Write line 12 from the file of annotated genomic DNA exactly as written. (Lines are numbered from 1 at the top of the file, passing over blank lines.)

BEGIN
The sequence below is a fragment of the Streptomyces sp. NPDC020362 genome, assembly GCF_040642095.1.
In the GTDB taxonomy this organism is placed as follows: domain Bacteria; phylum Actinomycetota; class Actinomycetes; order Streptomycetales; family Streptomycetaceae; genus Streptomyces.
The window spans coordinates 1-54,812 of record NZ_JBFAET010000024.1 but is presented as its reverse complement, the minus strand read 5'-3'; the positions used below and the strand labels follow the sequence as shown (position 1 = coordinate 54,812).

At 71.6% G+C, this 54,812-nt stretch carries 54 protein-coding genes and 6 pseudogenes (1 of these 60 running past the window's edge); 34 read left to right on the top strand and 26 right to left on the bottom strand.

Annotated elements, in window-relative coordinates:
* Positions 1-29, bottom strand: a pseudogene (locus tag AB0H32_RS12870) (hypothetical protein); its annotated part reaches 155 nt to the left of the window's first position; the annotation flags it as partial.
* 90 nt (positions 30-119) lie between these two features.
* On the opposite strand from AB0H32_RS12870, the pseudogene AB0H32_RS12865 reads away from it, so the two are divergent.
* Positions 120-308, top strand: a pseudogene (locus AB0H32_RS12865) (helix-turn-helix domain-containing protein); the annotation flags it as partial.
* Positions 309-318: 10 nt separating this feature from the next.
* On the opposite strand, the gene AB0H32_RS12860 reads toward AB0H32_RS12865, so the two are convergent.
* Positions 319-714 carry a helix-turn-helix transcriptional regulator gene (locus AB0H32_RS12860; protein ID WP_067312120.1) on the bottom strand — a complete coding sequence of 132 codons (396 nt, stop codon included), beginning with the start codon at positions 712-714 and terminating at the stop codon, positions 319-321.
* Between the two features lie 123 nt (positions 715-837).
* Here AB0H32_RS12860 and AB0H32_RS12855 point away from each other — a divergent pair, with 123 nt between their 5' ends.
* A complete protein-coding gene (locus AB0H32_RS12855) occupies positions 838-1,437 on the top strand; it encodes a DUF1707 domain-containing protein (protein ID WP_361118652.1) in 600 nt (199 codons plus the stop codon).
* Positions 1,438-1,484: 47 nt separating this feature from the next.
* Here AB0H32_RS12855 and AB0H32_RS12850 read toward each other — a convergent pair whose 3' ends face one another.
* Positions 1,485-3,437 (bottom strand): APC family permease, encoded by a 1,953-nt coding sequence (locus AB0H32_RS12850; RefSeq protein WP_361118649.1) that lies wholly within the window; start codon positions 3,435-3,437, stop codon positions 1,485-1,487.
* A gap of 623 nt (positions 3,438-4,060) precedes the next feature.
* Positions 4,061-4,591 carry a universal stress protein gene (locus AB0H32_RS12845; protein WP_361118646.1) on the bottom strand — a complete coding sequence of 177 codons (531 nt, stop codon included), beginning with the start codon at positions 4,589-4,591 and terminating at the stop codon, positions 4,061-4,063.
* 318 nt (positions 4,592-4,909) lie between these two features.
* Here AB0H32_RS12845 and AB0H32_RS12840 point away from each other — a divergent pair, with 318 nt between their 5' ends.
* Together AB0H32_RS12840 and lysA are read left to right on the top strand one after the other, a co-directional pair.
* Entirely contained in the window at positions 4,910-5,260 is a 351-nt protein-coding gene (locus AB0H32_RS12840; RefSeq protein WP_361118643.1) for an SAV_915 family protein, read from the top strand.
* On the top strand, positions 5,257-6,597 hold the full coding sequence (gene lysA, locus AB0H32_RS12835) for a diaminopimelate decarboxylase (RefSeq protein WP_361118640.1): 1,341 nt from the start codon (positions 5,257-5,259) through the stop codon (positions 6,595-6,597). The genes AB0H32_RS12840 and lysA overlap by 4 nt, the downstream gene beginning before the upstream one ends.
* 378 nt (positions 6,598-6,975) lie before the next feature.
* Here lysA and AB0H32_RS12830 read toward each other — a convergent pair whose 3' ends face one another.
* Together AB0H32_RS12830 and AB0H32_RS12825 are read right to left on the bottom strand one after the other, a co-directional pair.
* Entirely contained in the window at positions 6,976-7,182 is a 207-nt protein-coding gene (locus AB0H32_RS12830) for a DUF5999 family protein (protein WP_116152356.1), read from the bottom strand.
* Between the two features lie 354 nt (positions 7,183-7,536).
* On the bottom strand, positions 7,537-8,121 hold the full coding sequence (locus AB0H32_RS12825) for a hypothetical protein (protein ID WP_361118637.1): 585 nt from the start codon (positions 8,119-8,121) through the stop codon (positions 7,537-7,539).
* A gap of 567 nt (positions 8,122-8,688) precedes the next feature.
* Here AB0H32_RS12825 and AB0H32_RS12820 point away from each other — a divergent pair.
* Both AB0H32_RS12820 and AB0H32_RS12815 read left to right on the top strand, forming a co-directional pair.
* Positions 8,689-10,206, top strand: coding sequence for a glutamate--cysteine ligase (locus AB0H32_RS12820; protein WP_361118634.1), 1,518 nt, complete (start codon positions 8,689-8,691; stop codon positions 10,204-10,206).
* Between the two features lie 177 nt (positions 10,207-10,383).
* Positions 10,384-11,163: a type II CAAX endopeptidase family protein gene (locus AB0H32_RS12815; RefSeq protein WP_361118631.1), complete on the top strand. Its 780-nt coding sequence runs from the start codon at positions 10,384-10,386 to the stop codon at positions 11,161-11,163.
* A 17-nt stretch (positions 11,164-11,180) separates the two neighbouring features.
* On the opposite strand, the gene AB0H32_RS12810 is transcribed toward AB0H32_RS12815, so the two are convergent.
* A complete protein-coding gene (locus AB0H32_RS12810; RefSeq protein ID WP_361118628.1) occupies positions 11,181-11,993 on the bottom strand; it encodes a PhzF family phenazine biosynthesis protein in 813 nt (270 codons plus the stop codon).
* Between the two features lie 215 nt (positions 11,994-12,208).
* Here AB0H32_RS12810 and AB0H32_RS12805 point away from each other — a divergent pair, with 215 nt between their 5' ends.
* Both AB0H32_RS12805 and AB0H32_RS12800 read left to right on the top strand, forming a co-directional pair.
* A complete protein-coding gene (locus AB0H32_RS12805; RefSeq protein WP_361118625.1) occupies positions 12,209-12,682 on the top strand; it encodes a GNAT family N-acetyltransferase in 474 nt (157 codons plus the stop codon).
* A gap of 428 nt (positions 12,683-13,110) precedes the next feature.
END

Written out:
* Positions 319-714 carry a helix-turn-helix transcriptional regulator gene (locus AB0H32_RS12860; protein ID WP_067312120.1) on the bottom strand — a complete coding sequence of 132 codons (396 nt, stop codon included), beginning with the start codon at positions 712-714 and terminating at the stop codon, positions 319-321.